22 October 2005

Future attacks on urban areas will likely include aspects of fear vector management

John Robb examines terrorist attack crowd location anticipation as part of attack tactics.
Last August, in a Shiite neighborhood in eastern Baghdad, a suicide car bomb went off near a police station across the street from an open air bus station. Ten minutes later, as people crowded in the station to watch the rescue across the street, another suicide bomber drove his car into the station itself. The carnage was widespread but far from over. Twenty minutes later, as the victims of the first two blasts were removed to Kindi hospital only 200 yards away from the terminal, a third suicide car bomb went off at the hospital's side entrance.

What's interesting to me in this incident is the effort spent by the attackers anticipating where crowds would form. This is clearly a substantial tactical advance over earlier efforts (and like most developments from the proving ground in Iraq, something we are likely to see later). The attackers weren't thinking in terms of a single event but rather a series of events where they controlled the outcome. This series had a synergistic effect that far exceeded the impact of the bombs as single random events. The effectiveness of this attack was seen in how the bus terminal bombing set the expectations (shaped the battlefield) for this later event:

Flash forward 13 days to a bridge over the Tigris packed with Shiite pilgrims marching to a shrine for a religious festival. A rumor that there is a suicide bomber in the crowd created a panic that generated a stampede. 965 people die (in the crush or drowned in the river).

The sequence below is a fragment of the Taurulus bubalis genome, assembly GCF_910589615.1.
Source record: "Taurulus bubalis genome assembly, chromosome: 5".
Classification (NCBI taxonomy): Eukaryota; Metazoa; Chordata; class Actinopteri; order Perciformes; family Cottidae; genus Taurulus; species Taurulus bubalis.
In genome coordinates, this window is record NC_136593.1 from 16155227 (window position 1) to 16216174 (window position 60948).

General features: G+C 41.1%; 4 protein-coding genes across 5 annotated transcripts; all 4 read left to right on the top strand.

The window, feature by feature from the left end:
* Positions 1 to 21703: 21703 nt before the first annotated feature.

What's disturbing (at least to me) is how this type of "fear management" could be scaled. One area of potential application is the planned disruption of crowds fleeing a city. As we saw in the evacuations from Katrina and Rita, our ability to manage mass evacuations are far from adequate even in a benign environment. In an evacuation due to a dirty bomb or even minor biotoxin release, the outcome could be much worse. In either case, if we had a thinking enemy that has planned a series of events that leverage a rudimentary knowledge of crowd dynamics (as exhibited in the bus terminal incident) to disrupt the evacuation, we would likely have a catastrophe. In this situation (as with most system disruption) the crowd would be used to do damage to itself.

The interstates and highways leading out of many American urban metropolitan centers become jammed during holidays or even summer weekends. I can't imagine the chaos in a cascading crisis similar to those occuring in Iraq presently.


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